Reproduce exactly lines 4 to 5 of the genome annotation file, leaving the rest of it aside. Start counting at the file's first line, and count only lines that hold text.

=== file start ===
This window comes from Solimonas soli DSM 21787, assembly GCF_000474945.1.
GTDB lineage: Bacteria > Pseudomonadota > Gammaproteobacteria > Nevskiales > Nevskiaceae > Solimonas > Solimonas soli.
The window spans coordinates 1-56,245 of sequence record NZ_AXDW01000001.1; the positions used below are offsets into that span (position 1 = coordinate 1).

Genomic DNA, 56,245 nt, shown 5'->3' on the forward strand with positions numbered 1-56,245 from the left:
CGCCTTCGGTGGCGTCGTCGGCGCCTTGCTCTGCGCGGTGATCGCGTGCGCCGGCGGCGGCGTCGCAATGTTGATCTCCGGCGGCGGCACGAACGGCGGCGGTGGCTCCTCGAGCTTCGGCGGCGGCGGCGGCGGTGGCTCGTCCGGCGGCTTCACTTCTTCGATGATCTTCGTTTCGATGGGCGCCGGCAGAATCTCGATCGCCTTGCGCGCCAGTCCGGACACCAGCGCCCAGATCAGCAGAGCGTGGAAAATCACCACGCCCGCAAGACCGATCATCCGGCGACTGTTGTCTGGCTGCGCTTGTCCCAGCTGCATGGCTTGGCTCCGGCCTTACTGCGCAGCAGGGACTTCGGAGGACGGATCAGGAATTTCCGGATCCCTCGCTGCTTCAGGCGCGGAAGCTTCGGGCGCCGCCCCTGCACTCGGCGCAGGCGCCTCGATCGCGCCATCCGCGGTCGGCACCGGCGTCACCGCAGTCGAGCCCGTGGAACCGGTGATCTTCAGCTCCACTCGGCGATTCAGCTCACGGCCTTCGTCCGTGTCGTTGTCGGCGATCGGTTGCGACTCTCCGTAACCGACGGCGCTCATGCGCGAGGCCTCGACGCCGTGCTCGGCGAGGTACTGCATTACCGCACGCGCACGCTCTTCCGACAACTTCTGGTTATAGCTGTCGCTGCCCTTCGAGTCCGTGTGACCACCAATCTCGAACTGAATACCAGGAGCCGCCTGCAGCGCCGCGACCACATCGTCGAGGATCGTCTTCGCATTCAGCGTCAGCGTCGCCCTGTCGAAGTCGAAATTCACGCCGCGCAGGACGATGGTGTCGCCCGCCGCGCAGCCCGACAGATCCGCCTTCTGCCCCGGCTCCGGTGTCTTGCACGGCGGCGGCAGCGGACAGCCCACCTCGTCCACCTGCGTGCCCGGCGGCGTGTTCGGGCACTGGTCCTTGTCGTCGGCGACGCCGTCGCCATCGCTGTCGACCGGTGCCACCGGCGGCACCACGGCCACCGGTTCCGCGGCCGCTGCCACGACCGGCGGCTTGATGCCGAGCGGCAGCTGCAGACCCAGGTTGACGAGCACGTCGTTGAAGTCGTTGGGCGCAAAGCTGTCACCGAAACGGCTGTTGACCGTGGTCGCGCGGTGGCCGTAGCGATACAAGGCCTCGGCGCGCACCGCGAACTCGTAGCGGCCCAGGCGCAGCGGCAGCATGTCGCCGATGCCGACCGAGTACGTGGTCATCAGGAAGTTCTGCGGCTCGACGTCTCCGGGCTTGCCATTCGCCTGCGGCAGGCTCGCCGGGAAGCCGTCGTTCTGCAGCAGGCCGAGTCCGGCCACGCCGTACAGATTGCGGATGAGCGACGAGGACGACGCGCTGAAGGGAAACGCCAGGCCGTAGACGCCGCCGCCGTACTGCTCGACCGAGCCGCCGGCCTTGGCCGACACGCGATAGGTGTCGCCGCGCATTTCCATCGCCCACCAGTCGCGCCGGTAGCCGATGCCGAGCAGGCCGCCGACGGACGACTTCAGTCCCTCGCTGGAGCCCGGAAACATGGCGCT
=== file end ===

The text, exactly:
Genomic DNA, 56,245 nt, shown 5'->3' on the forward strand with positions numbered 1-56,245 from the left:
CGCCTTCGGTGGCGTCGTCGGCGCCTTGCTCTGCGCGGTGATCGCGTGCGCCGGCGGCGGCGTCGCAATGTTGATCTCCGGCGGCGGCACGAACGGCGGCGGTGGCTCCTCGAGCTTCGGCGGCGGCGGCGGCGGTGGCTCGTCCGGCGGCTTCACTTCTTCGATGATCTTCGTTTCGATGGGCGCCGGCAGAATCTCGATCGCCTTGCGCGCCAGTCCGGACACCAGCGCCCAGATCAGCAGAGCGTGGAAAATCACCACGCCCGCAAGACCGATCATCCGGCGACTGTTGTCTGGCTGCGCTTGTCCCAGCTGCATGGCTTGGCTCCGGCCTTACTGCGCAGCAGGGACTTCGGAGGACGGATCAGGAATTTCCGGATCCCTCGCTGCTTCAGGCGCGGAAGCTTCGGGCGCCGCCCCTGCACTCGGCGCAGGCGCCTCGATCGCGCCATCCGCGGTCGGCACCGGCGTCACCGCAGTCGAGCCCGTGGAACCGGTGATCTTCAGCTCCACTCGGCGATTCAGCTCACGGCCTTCGTCCGTGTCGTTGTCGGCGATCGGTTGCGACTCTCCGTAACCGACGGCGCTCATGCGCGAGGCCTCGACGCCGTGCTCGGCGAGGTACTGCATTACCGCACGCGCACGCTCTTCCGACAACTTCTGGTTATAGCTGTCGCTGCCCTTCGAGTCCGTGTGACCACCAATCTCGAACTGAATACCAGGAGCCGCCTGCAGCGCCGCGACCACATCGTCGAGGATCGTCTTCGCATTCAGCGTCAGCGTCGCCCTGTCGAAGTCGAAATTCACGCCGCGCAGGACGATGGTGTCGCCCGCCGCGCAGCCCGACAGATCCGCCTTCTGCCCCGGCTCCGGTGTCTTGCACGGCGGCGGCAGCGGACAGCCCACCTCGTCCACCTGCGTGCCCGGCGGCGTGTTCGGGCACTGGTCCTTGTCGTCGGCGACGCCGTCGCCATCGCTGTCGACCGGTGCCACCGGCGGCACCACGGCCACCGGTTCCGCGGCCGCTGCCACGACCGGCGGCTTGATGCCGAGCGGCAGCTGCAGACCCAGGTTGACGAGCACGTCGTTGAAGTCGTTGGGCGCAAAGCTGTCACCGAAACGGCTGTTGACCGTGGTCGCGCGGTGGCCGTAGCGATACAAGGCCTCGGCGCGCACCGCGAACTCGTAGCGGCCCAGGCGCAGCGGCAGCATGTCGCCGATGCCGACCGAGTACGTGGTCATCAGGAAGTTCTGCGGCTCGACGTCTCCGGGCTTGCCATTCGCCTGCGGCAGGCTCGCCGGGAAGCCGTCGTTCTGCAGCAGGCCGAGTCCGGCCACGCCGTACAGATTGCGGATGAGCGACGAGGACGACGCGCTGAAGGGAAACGCCAGGCCGTAGACGCCGCCGCCGTACTGCTCGACCGAGCCGCCGGCCTTGGCCGACACGCGATAGGTGTCGCCGCGCATTTCCATCGCCCACCAGTCGCGCCGGTAGCCGATGCCGAGCAGGCCGCCGACGGACGACTTCAGTCCCTCGCTGGAGCCCGGAAACATGGCGCT